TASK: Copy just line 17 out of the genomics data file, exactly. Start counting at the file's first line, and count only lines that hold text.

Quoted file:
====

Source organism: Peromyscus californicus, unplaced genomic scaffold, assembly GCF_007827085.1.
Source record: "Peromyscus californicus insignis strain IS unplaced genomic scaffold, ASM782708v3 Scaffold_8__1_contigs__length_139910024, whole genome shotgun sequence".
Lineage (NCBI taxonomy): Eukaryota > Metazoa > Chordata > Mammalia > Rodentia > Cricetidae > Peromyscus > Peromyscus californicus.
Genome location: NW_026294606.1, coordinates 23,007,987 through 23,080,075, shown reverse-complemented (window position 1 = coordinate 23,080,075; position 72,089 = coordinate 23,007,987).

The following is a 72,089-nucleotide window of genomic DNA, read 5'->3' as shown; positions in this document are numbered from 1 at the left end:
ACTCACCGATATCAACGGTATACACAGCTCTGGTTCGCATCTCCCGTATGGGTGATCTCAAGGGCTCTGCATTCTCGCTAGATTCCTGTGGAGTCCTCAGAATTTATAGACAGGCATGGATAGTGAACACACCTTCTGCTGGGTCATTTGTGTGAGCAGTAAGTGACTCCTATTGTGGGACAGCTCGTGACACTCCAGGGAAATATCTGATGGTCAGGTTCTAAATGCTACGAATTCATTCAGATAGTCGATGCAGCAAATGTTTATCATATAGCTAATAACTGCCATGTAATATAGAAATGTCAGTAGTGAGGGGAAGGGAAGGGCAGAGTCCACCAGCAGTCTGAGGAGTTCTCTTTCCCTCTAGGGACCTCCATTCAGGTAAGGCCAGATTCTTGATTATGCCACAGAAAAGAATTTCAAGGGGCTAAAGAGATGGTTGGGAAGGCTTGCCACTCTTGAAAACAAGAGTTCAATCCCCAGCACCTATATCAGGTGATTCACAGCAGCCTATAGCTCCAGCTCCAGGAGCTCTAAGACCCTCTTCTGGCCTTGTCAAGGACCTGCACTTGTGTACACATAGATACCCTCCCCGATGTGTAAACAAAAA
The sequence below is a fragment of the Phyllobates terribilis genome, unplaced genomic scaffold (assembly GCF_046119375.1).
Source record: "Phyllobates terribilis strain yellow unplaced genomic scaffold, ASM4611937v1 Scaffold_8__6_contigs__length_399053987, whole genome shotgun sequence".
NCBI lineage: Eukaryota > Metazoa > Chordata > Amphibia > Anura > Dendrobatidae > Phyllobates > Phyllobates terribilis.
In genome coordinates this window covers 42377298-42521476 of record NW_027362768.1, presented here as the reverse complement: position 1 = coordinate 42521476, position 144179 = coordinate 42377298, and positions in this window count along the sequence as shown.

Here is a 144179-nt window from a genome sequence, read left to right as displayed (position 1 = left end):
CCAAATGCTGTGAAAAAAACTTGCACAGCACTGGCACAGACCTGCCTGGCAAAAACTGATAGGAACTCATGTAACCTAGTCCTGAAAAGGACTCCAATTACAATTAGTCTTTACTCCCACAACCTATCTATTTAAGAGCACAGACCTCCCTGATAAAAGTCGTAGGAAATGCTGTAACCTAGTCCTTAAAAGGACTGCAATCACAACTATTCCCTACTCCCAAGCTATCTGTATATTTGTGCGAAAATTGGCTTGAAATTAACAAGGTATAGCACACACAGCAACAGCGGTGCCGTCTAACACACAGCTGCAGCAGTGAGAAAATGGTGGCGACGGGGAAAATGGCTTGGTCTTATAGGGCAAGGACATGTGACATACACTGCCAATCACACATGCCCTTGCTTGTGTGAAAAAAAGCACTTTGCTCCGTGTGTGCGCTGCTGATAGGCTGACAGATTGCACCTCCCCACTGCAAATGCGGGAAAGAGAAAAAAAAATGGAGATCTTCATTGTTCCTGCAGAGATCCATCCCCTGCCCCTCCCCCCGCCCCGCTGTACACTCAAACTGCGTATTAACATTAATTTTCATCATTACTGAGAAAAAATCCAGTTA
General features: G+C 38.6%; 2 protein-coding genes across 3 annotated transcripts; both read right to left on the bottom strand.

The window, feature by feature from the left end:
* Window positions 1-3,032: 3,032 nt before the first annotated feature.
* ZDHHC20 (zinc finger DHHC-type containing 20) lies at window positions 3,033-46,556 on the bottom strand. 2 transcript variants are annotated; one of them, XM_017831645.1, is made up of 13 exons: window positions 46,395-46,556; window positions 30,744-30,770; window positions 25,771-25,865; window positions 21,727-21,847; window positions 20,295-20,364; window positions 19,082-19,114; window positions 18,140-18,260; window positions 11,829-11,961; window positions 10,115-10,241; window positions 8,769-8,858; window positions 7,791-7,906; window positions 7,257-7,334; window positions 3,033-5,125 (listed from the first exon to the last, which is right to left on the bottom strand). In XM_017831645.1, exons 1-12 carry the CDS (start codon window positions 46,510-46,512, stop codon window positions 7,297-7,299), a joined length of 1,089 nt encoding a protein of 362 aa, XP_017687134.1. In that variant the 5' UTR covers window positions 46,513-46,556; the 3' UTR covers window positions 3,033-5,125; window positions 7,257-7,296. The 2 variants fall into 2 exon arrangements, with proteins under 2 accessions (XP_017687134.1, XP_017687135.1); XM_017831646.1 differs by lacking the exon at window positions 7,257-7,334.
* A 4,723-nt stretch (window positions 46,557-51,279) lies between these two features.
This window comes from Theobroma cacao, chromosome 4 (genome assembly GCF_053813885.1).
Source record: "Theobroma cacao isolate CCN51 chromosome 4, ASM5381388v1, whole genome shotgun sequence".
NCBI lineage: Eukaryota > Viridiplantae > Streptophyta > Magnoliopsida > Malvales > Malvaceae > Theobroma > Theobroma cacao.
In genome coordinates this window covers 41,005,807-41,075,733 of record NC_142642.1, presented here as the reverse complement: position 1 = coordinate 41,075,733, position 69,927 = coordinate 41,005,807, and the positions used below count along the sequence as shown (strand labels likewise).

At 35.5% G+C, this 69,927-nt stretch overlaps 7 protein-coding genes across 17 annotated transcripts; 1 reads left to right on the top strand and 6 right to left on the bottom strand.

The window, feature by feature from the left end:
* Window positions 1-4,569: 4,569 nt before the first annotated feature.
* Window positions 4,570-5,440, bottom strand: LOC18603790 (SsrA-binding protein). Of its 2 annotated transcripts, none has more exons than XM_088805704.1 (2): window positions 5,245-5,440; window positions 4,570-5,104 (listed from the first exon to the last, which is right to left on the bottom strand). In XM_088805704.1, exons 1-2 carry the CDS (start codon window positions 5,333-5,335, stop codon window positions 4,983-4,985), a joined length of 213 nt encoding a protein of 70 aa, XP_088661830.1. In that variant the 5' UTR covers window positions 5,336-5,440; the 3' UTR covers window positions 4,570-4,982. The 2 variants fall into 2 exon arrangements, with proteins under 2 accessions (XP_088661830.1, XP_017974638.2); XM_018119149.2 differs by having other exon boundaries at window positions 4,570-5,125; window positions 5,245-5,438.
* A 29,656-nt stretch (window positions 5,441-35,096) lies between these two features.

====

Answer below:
* A 4,723-nt stretch (window positions 46,557-51,279) lies between these two features.